The “X-Files”/”30 Days of Night” miniseries from 2010-11 was a crossover that made sense: Both franchises logically occupied the same world. The “X-Files: Conspiracy” miniseries (2014) is noticeably more forced, as IDW attempts to pitch four of its other licensed franchises – “Ghostbusters,” “Teenage Mutant Ninja Turtles,” “Transformers” and “The Crow” – to “X-Files” fans in its first Season 10 side venture.
The six-issue series does some things right. The framing story – featured in Issues 1 and 6 – is built on an intriguing sci-fi premise: The Lone Gunmen (recall that they are alive in the comics timeline, having faked their deaths in “Jump the Shark”) receive a message from the future warning them about a rather gruesome viral outbreak. People essentially develop metal spears internally and are stabbed to death from the inside. The mysterious informants (revealed in the final issue to be the Gunmen themselves, along with Mulder and Scully) use new Higgs Boson-based technology at CERN to send the warning back in time, along with some leads.
Another good call is using the Gunmen as the main characters (although why the title isn’t “The Lone Gunmen: Conspiracy,” I’m not sure). By loosely tapping into the lighter tone of the “Lone Gunmen” TV series, the encounters with the Ghostbusters, Turtles, Transformers and The Crow play more smoothly than if Mulder and Scully were the main protagonists.
But there’s no denying that the middle four issues are side trips, as the Gunmen glean just a bit more information on the way to the finish line, and the main goal is to try to hook “X-Files” readers on these other franchises. (You really could read just Issues 1 and 6 and get most of the story.) Of the four middle issues, I was most intrigued by “TMNT” (Issue 3); I’m a fan of the classic Eastman & Laird comics and some other incarnations of the Turtles. Although I haven’t dived into IDW’s version yet, I admit to being somewhat intrigued by the way it seems to blend aspects of E&L’s work with aspects of the cartoons and Archie comics.
As the Gunmen come across the Turtles near the famous Northampton farm, Leonardo is recovering from being brainwashed by the Foot Clan, so obviously this issue ties in with a storyline from the proper “TMNT” series. Another fun twist is that Ronnie Strickland, the vampire kid from Season 5’s “Bad Blood,” pops up again; it’s amusing, though, that Mulder immediately recognizes the connection – and recalls Strickland’s name — from a 16-year-old case, just with a brief description over the phone.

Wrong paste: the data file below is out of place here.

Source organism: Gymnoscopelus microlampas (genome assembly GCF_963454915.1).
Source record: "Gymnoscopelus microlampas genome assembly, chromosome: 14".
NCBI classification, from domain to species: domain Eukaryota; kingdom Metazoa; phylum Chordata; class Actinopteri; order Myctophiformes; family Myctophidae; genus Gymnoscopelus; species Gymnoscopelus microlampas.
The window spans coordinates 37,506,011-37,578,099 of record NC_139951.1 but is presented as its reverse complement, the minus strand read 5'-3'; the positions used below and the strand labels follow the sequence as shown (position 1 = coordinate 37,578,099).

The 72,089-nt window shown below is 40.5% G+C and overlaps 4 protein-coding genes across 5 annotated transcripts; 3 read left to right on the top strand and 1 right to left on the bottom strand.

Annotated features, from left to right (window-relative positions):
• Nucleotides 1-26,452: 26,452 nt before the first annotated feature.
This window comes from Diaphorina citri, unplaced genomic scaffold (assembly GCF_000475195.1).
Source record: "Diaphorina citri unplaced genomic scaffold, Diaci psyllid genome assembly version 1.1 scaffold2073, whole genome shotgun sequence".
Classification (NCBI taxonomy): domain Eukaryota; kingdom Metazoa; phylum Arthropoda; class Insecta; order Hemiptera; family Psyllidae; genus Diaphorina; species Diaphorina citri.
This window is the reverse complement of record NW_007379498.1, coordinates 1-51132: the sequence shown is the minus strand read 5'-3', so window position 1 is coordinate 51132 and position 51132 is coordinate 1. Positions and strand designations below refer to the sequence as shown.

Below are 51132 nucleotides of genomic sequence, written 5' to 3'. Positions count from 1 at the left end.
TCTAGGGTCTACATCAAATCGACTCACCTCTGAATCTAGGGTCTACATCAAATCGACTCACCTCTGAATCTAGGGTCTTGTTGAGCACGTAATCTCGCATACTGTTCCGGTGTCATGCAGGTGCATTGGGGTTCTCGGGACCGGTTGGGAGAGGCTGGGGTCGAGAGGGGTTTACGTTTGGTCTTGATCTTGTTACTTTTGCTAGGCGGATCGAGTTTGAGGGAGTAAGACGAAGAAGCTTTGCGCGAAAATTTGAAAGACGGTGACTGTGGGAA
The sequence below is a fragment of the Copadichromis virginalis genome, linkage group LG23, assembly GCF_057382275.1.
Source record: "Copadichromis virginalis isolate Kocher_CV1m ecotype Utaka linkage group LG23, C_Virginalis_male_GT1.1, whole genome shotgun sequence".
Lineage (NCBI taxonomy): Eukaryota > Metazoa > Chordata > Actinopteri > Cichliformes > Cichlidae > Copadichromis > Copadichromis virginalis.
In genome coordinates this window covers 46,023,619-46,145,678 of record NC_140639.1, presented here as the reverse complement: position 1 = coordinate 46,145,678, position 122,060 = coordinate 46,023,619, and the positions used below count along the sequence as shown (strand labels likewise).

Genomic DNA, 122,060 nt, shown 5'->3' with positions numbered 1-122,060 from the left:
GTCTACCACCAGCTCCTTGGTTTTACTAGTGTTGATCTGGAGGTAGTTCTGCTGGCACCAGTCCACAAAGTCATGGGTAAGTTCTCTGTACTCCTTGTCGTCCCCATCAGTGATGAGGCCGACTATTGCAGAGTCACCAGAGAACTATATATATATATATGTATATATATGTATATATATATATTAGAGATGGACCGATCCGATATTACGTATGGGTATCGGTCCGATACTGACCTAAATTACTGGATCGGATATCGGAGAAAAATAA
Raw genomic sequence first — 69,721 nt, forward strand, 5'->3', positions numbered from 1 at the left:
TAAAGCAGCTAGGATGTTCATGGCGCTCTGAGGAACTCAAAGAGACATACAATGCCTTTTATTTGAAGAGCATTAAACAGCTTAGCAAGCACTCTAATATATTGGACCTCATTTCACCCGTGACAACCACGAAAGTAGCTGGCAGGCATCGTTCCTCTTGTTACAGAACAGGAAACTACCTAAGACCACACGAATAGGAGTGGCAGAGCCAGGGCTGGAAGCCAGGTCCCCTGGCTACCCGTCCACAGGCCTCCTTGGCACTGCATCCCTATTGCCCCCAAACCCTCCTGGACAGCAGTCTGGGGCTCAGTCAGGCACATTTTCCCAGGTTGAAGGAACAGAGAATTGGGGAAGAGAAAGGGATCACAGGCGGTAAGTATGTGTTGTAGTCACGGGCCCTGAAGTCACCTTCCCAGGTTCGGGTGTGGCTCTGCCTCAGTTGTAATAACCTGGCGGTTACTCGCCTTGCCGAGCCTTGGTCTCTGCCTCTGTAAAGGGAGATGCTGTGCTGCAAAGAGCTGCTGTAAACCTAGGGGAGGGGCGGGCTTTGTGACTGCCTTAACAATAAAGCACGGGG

The “Crow” issue (5) works as a respectful introduction to the premise of that moody franchise, wherein a supernatural crow lets dead people live long enough to carry out an act of vengeance that provides closure. But the “Ghostbusters” (2) and “Transformers” issues (4) come off as shallow and silly. In the latter case, Langly banters with Bumblebee about how they are “ninja buddies.”
The Gunmen decide not to publish anything about these encounters because, as Byers says in the “Transformers” issue, no one will believe it:
“Mutated man-turtles? Ghost hunters? Time travel? I think even Mulder would have a hard time believing, and that’s saying something.”
Lines like this – and while this is the worst example, there are others – show that the writers don’t have a great grasp of “The X-Files.” Mulder would most definitely believe in all these things; in fact, he had encountered all of them before. He himself has hunted ghosts at times, man-turtles aren’t much removed from flukemen, and Mulder dealt with time travel in Season 4’s “Synchrony.” Gibson Praise’s pseudo-time-travel ability to pull people out of the past into the present – as he does with Krycek — also factors into Season 10, although admittedly Mulder doesn’t know that at this point in the timeline.
Another oddity is that the Gunmen joke in the final issue about how James Bond should go by “Jimmy Bond.” No doubt writer Paul Crilley (who also penned Issues 1 and 4, the “Transformers” issue) is riffing on the fact that the Gunmen’s benefactor in the TV series was named Jimmy Bond. But it’s strange that the trio doesn’t directly reference this. The banter of the trio in “Conspiracy” isn’t so off base to be distracting, but it’s also clear that the writers aren’t intimately familiar with these characters and how they interact.
(And come to think of it, it’s strange that Jimmy doesn’t appear in any of the comics. I suppose it’s possible that the government funds the Lone Gunman newspaper as part of its deal with the trio, but even if that’s the case, Jimmy should still be involved in their lives as he had become their friend. Yves would also be a welcome addition to the comics, although the writers would need to find a compelling use for her. But Jimmy should be hanging around as comic relief, if nothing else. It seems Jimmy and Yves suffered fates similar to Doggett and Reyes: The comics writers just don’t have much use for them the way the TV shows did.)
As for the conclusion of “Conspiracy,” it turns out that the virus was developed by a splinter group of the government/alien conspiracy that aimed to wipe out all humans. Or something like that. Even when it’s trying to be relatively serious, “Conspiracy” still comes off as cartoony. It’s nice that the Lone Gunmen get to be the stars of this six-issue miniseries, but compared to the TV series and the “Gunmen” one-shot from Dark Horse, “Conspiracy” is a weak entry.